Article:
In chapters 5 and 6 of "A Separate Peace", how and why does Gene change?Chapters 5 and 6 were the part where Gene returned for another session at the school and Finny in bed from the accident. Thanks!

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mrs-campbell | High School Teacher | (Level 1) Educator Emeritus

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One of the most significant changes is that he is humbled, and finally realizes that Finny was not out to get him, was not competing with him, and did not hold sinister intentions for him.  Gene had been jealous, and angry at Finny, assuming that Finny was undermining his studies, and competing with him constantly.  But, as he talks to Finny in the infirmary, he realizes,

"And I thought we were competitors!  It was so ludicrous I wanted to cry."

So, he has that revelation, and it is hard for him, because now he realizes that he hurt an innocent person who didn't in any way deserve it.

Secondly, Gene is introduced, hard-core, to guilt.  He feels so guilty for what he has done to Finny; it is a pervasive emotion that weighs on him and becomes his defining characteristic.  He states, "I was confronted with myself, and what I had done to Finny," and he walks around in a "pool of guilt".  This guilt makes him defensive, paranoid, anti-social, and even violent-he hits Quackenbush, he says, "in the role of Finny's defender."  So, he struggles with the awful thing that he has done, and tries to redeem himself from his guilt in various ways.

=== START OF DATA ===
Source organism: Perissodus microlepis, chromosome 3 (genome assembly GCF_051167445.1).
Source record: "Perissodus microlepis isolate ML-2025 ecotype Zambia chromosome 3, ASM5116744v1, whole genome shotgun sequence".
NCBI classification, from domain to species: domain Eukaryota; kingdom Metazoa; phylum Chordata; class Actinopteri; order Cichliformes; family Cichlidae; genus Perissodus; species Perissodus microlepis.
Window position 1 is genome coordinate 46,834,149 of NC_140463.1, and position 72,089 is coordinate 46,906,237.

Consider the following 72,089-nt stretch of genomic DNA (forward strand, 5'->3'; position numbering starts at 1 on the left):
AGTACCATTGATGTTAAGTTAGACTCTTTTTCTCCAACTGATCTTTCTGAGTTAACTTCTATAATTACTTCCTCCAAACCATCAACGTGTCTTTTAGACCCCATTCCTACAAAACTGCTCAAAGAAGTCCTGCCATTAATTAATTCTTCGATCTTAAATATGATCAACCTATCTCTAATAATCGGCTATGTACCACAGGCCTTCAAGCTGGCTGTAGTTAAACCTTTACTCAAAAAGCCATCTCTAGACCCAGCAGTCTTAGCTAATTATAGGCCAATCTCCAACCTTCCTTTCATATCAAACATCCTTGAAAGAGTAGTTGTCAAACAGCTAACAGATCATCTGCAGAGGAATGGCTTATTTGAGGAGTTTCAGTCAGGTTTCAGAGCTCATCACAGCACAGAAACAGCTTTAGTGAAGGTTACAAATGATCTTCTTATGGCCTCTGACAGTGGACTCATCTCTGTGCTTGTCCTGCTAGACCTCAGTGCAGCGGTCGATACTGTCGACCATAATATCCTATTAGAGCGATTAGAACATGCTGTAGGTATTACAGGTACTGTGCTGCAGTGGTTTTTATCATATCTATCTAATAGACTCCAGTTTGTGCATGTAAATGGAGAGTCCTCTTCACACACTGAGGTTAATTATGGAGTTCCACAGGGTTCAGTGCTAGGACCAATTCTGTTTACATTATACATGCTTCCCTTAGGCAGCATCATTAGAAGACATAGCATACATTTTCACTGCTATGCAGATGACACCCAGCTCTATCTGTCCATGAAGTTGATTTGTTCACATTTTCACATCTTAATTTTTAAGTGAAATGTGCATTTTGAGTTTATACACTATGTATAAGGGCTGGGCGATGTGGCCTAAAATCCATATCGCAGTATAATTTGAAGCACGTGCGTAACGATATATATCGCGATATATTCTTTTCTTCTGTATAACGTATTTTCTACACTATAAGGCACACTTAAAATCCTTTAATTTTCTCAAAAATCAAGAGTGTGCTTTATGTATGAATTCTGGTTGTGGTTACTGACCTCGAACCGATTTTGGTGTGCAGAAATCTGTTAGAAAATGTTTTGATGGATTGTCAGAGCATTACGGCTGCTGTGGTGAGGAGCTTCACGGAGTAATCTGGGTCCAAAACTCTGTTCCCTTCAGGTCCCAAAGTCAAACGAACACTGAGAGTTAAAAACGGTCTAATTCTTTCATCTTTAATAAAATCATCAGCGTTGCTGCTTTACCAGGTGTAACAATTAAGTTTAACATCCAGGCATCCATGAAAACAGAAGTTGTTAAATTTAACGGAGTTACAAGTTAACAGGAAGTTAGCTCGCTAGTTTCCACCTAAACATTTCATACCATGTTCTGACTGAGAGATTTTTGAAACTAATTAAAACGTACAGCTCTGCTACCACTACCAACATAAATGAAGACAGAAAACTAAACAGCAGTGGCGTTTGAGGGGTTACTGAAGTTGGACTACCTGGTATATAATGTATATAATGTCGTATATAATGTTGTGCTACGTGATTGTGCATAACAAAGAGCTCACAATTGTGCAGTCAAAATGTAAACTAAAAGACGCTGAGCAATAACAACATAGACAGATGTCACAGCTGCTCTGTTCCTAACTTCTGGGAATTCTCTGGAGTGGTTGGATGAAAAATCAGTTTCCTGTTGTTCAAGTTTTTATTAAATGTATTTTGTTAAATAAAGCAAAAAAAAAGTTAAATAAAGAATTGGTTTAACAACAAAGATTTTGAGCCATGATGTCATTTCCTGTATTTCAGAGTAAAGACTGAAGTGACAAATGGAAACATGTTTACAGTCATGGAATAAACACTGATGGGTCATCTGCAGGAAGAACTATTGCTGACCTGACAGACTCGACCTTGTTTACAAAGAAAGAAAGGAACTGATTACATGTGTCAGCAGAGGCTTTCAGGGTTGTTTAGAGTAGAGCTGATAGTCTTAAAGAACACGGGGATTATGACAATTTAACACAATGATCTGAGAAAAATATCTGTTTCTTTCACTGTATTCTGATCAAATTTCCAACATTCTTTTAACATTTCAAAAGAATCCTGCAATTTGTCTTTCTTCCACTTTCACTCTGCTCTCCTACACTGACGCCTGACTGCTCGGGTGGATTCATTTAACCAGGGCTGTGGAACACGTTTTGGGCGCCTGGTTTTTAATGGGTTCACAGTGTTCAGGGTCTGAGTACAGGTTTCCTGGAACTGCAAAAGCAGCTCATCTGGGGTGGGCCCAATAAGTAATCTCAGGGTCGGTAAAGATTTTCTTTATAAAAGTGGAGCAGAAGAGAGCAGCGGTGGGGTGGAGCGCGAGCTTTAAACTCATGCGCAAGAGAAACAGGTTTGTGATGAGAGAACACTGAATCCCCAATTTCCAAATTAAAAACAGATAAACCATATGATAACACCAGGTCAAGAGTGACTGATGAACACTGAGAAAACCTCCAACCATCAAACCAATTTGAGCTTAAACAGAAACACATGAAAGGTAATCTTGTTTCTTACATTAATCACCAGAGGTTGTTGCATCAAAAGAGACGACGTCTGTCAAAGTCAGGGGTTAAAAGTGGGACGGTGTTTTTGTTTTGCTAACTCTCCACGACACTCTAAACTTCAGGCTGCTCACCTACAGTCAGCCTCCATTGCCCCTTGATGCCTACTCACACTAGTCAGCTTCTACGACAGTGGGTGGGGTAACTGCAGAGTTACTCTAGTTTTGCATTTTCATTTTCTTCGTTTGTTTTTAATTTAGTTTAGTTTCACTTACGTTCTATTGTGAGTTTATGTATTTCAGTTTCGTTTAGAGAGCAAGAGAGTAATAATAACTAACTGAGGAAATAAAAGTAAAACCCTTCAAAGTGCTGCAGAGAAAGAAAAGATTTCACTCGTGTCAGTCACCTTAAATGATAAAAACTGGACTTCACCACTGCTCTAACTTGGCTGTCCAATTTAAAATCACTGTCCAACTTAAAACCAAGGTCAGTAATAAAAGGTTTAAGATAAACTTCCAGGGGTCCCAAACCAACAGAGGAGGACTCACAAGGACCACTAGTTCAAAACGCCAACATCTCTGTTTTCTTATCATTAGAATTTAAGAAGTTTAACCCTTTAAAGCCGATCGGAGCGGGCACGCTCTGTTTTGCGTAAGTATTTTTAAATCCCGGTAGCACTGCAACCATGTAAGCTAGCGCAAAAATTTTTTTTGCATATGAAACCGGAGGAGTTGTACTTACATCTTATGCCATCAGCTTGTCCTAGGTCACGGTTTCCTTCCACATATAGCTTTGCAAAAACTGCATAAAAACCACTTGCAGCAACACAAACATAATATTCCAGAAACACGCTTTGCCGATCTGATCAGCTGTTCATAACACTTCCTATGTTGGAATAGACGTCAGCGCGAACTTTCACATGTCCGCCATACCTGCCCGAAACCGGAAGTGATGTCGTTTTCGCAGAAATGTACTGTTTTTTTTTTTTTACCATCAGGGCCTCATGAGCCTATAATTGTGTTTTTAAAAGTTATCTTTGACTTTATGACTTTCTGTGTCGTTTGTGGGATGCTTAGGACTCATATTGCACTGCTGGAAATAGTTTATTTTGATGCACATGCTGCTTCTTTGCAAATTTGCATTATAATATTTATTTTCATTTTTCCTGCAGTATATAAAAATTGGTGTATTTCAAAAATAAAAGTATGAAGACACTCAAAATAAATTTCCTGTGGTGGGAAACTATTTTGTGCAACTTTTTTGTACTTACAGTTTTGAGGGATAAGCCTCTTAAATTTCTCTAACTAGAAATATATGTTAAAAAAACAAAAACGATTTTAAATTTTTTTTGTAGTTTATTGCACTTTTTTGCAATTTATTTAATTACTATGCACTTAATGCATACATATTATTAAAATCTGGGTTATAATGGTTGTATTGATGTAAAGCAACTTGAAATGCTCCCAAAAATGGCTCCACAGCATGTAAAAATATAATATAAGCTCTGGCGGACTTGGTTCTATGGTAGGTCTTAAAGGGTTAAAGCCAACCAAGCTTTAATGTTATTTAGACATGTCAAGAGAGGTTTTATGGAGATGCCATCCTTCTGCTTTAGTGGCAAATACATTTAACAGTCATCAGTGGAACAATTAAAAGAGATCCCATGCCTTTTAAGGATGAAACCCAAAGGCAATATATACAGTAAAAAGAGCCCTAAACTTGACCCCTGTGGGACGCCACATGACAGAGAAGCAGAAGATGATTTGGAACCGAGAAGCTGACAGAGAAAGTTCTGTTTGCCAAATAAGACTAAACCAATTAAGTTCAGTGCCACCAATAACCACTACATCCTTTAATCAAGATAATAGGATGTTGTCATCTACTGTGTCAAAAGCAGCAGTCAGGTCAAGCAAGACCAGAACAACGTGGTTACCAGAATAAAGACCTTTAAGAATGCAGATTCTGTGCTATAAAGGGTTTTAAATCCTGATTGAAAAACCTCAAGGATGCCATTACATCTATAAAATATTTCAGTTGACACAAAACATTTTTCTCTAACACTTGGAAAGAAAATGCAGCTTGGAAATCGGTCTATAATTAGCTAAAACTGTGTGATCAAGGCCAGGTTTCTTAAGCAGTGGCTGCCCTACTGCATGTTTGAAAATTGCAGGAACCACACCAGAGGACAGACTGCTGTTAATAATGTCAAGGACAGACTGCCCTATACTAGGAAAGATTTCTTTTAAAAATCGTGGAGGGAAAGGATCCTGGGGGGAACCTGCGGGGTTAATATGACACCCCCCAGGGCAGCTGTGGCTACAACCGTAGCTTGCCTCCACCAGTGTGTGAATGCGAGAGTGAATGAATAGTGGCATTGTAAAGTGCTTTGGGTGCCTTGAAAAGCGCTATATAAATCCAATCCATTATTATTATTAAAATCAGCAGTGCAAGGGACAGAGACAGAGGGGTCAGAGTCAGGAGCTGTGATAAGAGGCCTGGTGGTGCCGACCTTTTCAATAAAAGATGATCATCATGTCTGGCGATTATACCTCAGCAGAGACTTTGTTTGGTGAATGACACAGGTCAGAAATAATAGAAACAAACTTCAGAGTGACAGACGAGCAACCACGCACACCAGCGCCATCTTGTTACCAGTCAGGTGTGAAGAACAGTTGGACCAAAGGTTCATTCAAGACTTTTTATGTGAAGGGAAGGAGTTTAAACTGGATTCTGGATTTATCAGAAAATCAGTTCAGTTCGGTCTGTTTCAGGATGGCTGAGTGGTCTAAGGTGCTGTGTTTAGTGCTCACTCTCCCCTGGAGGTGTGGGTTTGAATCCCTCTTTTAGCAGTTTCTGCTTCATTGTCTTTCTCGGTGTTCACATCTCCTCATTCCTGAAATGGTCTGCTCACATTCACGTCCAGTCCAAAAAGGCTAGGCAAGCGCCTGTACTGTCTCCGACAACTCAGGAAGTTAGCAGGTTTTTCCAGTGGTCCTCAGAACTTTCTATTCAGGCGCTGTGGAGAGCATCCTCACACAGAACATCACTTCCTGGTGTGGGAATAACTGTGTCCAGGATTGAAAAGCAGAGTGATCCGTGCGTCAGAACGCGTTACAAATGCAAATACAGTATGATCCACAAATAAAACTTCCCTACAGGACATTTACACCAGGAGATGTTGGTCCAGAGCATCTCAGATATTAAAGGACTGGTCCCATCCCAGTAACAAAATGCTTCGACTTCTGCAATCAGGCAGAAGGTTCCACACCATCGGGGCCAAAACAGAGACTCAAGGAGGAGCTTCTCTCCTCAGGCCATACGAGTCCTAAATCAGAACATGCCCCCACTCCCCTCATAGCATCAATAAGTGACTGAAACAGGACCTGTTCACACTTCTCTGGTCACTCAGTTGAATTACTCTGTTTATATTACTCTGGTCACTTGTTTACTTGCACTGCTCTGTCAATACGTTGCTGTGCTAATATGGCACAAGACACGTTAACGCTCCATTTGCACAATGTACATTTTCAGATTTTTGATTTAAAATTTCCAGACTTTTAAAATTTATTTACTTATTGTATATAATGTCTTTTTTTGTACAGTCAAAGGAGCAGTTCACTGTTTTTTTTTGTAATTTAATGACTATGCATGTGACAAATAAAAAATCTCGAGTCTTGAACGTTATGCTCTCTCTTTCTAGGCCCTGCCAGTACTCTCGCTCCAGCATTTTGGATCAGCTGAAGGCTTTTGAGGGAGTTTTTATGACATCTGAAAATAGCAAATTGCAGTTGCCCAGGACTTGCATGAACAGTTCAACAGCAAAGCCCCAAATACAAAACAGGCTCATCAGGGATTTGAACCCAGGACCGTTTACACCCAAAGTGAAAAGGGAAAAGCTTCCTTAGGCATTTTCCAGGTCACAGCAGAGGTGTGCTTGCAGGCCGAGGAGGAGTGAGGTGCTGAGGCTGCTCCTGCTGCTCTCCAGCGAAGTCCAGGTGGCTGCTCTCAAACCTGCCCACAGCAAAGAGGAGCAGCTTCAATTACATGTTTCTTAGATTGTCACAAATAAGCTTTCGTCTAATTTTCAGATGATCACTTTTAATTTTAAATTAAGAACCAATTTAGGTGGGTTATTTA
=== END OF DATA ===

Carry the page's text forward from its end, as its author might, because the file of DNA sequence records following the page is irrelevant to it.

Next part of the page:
Lastly, he realizes that he has, from the beginning, wanted "to become a part of Phineas."  He owns up to his jealousy.  He tries on Finny's clothes and is comforted; he feels "a soaring sense of freedom" when Finny asks him to play sports for him.  So, he realizes how jealous he had been, and that he envied Finny so much that he actually had wanted to be him.

These are some difficult realizations and changes for Gene in these two chapters.  I hope this helps a bit!  Good luck!

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